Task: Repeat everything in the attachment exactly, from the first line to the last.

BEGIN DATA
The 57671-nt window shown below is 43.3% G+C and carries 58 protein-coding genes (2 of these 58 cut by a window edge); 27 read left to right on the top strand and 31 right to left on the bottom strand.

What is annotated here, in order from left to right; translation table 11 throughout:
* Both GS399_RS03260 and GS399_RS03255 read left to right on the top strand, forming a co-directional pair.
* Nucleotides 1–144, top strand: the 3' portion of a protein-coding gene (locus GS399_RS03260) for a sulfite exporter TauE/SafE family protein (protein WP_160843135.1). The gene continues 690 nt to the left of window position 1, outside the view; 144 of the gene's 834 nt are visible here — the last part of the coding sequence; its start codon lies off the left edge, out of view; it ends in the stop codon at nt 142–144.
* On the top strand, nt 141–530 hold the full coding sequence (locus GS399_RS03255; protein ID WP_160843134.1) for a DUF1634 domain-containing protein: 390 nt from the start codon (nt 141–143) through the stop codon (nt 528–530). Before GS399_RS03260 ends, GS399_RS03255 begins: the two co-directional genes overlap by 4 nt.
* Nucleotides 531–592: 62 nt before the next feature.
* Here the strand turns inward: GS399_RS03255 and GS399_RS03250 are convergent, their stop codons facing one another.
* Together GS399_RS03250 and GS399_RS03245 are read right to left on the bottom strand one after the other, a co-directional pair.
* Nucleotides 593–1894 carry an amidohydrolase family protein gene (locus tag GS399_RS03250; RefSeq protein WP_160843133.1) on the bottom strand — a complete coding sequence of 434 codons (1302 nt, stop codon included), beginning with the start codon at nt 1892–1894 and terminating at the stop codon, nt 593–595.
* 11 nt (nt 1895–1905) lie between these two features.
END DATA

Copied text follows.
The 57671-nt window shown below is 43.3% G+C and carries 58 protein-coding genes (2 of these 58 cut by a window edge); 27 read left to right on the top strand and 31 right to left on the bottom strand.

What is annotated here, in order from left to right; translation table 11 throughout:
* Both GS399_RS03260 and GS399_RS03255 read left to right on the top strand, forming a co-directional pair.
* Nucleotides 1–144, top strand: the 3' portion of a protein-coding gene (locus GS399_RS03260) for a sulfite exporter TauE/SafE family protein (protein WP_160843135.1). The gene continues 690 nt to the left of window position 1, outside the view; 144 of the gene's 834 nt are visible here — the last part of the coding sequence; its start codon lies off the left edge, out of view; it ends in the stop codon at nt 142–144.
* On the top strand, nt 141–530 hold the full coding sequence (locus GS399_RS03255; protein ID WP_160843134.1) for a DUF1634 domain-containing protein: 390 nt from the start codon (nt 141–143) through the stop codon (nt 528–530). Before GS399_RS03260 ends, GS399_RS03255 begins: the two co-directional genes overlap by 4 nt.
* Nucleotides 531–592: 62 nt before the next feature.
* Here the strand turns inward: GS399_RS03255 and GS399_RS03250 are convergent, their stop codons facing one another.
* Together GS399_RS03250 and GS399_RS03245 are read right to left on the bottom strand one after the other, a co-directional pair.
* Nucleotides 593–1894 carry an amidohydrolase family protein gene (locus tag GS399_RS03250; RefSeq protein WP_160843133.1) on the bottom strand — a complete coding sequence of 434 codons (1302 nt, stop codon included), beginning with the start codon at nt 1892–1894 and terminating at the stop codon, nt 593–595.
* 11 nt (nt 1895–1905) lie between these two features.